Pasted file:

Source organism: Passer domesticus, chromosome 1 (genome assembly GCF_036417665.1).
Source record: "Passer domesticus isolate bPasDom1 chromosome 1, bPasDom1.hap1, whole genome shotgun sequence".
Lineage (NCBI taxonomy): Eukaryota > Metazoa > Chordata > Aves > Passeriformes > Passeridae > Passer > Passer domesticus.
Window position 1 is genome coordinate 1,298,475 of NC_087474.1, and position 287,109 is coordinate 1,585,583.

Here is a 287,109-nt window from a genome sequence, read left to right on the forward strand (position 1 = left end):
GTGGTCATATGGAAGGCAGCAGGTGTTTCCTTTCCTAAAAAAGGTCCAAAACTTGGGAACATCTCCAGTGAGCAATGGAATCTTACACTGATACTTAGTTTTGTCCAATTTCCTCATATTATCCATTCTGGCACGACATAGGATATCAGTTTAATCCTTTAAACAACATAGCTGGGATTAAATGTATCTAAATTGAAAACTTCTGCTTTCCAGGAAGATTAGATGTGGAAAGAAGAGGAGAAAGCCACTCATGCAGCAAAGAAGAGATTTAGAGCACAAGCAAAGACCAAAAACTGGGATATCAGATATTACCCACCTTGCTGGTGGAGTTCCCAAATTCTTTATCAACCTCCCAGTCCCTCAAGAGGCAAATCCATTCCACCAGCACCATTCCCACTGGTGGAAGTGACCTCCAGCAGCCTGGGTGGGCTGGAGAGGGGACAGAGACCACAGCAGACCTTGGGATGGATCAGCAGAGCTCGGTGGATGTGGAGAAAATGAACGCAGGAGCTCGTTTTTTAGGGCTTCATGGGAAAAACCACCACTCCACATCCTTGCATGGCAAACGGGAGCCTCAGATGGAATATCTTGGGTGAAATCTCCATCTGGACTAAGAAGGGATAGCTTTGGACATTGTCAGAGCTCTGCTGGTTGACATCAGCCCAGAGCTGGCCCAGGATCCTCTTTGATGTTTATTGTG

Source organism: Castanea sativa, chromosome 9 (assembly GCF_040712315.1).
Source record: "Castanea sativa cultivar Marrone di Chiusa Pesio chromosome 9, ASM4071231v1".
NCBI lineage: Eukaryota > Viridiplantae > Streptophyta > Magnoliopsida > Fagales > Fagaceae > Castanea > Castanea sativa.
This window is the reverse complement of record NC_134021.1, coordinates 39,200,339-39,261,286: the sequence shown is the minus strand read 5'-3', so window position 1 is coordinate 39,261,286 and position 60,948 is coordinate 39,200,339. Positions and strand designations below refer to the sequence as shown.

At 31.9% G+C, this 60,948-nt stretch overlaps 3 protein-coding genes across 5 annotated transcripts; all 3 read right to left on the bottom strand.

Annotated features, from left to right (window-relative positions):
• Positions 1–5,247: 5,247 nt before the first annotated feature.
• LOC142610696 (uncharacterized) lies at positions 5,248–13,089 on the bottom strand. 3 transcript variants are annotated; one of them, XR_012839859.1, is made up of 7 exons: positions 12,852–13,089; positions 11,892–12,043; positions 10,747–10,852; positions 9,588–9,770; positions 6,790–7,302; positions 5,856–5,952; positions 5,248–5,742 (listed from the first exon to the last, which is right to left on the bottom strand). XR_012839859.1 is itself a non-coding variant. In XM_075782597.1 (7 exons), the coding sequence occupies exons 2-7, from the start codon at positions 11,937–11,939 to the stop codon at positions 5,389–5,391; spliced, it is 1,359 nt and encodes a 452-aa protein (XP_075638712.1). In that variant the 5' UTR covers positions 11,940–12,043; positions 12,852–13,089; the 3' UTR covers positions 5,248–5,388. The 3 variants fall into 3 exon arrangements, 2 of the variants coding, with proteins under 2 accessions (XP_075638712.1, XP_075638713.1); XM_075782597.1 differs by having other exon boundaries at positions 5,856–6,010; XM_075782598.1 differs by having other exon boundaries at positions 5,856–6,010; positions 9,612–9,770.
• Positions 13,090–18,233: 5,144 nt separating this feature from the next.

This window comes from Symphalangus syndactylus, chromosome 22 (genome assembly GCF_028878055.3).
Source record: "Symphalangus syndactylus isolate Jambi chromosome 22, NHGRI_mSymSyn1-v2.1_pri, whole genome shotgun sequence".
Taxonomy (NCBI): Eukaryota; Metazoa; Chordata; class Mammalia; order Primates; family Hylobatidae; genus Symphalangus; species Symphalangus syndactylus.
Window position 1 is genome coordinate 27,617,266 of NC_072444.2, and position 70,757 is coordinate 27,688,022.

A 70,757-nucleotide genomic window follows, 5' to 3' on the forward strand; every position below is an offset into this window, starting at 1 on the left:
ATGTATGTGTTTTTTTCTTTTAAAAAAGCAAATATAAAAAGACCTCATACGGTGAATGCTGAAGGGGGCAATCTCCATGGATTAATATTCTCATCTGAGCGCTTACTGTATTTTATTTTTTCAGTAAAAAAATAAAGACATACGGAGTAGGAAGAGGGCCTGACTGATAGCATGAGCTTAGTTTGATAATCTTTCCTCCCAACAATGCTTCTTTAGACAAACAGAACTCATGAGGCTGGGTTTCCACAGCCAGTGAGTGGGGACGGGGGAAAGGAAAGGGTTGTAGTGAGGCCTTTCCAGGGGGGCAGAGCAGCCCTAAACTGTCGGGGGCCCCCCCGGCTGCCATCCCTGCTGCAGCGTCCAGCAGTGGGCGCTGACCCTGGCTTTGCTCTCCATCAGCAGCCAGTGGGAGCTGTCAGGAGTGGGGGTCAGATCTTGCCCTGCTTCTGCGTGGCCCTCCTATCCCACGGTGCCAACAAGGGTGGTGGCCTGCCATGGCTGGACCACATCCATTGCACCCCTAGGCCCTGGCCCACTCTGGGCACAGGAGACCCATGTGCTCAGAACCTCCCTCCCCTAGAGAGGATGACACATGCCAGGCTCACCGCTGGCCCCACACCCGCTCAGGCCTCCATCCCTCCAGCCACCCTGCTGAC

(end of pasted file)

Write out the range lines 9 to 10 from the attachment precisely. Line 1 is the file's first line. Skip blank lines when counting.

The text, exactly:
NCBI lineage: Eukaryota > Viridiplantae > Streptophyta > Magnoliopsida > Fagales > Fagaceae > Castanea > Castanea sativa.
This window is the reverse complement of record NC_134021.1, coordinates 39,200,339-39,261,286: the sequence shown is the minus strand read 5'-3', so window position 1 is coordinate 39,261,286 and position 60,948 is coordinate 39,200,339. Positions and strand designations below refer to the sequence as shown.